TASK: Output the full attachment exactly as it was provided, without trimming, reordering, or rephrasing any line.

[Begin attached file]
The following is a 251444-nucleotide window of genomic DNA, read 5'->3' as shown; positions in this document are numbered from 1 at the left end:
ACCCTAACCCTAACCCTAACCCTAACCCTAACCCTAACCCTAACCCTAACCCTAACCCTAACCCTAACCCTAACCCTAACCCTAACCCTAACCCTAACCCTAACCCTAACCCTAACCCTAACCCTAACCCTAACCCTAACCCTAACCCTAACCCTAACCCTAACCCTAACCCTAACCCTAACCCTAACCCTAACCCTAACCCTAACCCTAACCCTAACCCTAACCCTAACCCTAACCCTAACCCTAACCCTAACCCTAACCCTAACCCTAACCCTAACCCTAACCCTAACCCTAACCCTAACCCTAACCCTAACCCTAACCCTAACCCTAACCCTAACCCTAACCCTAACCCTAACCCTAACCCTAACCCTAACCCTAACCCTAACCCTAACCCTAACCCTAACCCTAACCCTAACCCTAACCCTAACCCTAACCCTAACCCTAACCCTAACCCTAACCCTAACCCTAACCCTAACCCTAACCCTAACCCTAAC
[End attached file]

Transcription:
The following is a 251444-nucleotide window of genomic DNA, read 5'->3' as shown; positions in this document are numbered from 1 at the left end:
ACCCTAACCCTAACCCTAACCCTAACCCTAACCCTAACCCTAACCCTAACCCTAACCCTAACCCTAACCCTAACCCTAACCCTAACCCTAACCCTAACCCTAACCCTAACCCTAACCCTAACCCTAACCCTAACCCTAACCCTAACCCTAACCCTAACCCTAACCCTAACCCTAACCCTAACCCTAACCCTAACCCTAACCCTAACCCTAACCCTAACCCTAACCCTAACCCTAACCCTAACCCTAACCCTAACCCTAACCCTAACCCTAACCCTAACCCTAACCCTAACCCTAACCCTAACCCTAACCCTAACCCTAACCCTAACCCTAACCCTAACCCTAACCCTAACCCTAACCCTAACCCTAACCCTAACCCTAACCCTAACCCTAACCCTAACCCTAACCCTAACCCTAACCCTAACCCTAACCCTAACCCTAACCCTAACCCTAACCCTAACCCTAACCCTAACCCTAACCCTAACCCTAACCCTAAC